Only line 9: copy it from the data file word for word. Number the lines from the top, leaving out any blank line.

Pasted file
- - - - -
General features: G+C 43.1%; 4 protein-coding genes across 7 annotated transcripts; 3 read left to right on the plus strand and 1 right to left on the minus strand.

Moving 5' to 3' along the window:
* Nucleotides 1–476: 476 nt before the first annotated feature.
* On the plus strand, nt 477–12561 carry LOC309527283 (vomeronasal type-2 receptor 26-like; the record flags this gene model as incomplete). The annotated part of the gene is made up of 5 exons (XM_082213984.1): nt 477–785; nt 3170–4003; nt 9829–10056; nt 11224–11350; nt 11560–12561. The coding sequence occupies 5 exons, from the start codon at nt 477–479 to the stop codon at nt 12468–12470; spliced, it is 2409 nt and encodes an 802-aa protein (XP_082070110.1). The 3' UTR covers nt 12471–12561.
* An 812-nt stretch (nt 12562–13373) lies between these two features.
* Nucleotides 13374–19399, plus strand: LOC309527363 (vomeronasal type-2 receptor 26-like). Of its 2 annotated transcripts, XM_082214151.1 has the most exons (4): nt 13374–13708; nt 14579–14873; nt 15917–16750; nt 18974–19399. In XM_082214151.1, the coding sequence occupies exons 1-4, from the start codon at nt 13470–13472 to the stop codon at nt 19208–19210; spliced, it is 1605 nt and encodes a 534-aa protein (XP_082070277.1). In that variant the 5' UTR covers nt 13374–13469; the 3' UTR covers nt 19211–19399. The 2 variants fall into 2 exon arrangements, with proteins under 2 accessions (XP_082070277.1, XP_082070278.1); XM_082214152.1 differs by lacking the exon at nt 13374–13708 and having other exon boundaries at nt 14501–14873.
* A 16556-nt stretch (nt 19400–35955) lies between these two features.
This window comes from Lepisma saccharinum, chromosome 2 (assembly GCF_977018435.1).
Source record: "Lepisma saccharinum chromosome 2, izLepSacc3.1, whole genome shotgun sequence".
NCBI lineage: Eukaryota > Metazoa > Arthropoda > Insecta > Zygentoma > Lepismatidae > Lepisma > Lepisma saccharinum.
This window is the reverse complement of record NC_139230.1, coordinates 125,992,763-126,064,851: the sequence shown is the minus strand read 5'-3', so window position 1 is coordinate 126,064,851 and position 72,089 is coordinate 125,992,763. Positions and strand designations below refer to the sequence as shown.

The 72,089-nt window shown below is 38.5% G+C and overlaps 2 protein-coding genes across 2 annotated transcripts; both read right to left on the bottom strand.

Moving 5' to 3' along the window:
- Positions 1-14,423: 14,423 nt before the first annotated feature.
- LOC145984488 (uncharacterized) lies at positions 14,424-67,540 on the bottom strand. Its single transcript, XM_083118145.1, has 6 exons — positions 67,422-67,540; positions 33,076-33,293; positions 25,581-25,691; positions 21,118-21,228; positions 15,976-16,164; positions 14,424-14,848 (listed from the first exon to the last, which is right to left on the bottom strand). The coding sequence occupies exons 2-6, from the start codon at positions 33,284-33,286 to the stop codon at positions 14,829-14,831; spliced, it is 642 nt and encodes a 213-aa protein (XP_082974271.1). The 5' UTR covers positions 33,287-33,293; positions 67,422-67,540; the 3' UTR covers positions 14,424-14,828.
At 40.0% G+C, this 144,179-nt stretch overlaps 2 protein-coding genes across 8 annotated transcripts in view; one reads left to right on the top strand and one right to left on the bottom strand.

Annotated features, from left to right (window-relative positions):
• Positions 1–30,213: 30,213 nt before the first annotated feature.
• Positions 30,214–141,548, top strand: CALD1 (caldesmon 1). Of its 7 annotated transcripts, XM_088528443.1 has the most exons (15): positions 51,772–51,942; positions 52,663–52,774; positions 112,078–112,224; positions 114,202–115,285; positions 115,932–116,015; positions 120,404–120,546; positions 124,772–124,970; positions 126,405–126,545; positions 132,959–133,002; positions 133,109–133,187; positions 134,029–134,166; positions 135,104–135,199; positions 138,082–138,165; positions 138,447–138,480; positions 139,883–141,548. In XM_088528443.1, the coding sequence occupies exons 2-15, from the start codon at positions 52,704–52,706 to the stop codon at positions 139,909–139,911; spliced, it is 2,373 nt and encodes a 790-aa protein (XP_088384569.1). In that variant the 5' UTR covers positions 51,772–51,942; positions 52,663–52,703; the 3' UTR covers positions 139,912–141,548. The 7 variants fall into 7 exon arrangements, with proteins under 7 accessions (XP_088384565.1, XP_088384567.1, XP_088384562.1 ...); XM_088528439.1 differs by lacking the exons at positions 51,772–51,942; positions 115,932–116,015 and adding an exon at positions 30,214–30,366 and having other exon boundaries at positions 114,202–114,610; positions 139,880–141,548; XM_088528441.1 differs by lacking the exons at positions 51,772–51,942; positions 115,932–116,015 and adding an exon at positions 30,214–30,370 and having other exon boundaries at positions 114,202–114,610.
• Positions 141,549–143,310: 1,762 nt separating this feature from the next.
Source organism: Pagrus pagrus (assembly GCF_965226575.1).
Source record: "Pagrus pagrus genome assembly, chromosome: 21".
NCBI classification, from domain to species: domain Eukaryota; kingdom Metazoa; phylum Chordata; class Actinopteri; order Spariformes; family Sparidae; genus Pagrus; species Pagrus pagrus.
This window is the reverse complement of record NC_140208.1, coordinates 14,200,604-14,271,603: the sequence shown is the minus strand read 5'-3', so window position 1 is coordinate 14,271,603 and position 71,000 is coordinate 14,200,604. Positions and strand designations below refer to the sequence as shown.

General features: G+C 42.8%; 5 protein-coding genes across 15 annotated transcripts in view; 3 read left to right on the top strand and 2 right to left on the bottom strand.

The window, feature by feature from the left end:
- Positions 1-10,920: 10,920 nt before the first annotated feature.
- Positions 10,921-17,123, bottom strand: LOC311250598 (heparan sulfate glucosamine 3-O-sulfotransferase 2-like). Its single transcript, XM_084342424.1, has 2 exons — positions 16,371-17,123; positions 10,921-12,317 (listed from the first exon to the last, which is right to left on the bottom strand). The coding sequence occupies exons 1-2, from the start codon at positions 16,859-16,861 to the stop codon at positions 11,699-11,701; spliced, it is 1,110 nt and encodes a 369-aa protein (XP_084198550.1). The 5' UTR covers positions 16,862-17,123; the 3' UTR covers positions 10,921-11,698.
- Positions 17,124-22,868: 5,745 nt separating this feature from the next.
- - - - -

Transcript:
Source record: "Lepisma saccharinum chromosome 2, izLepSacc3.1, whole genome shotgun sequence".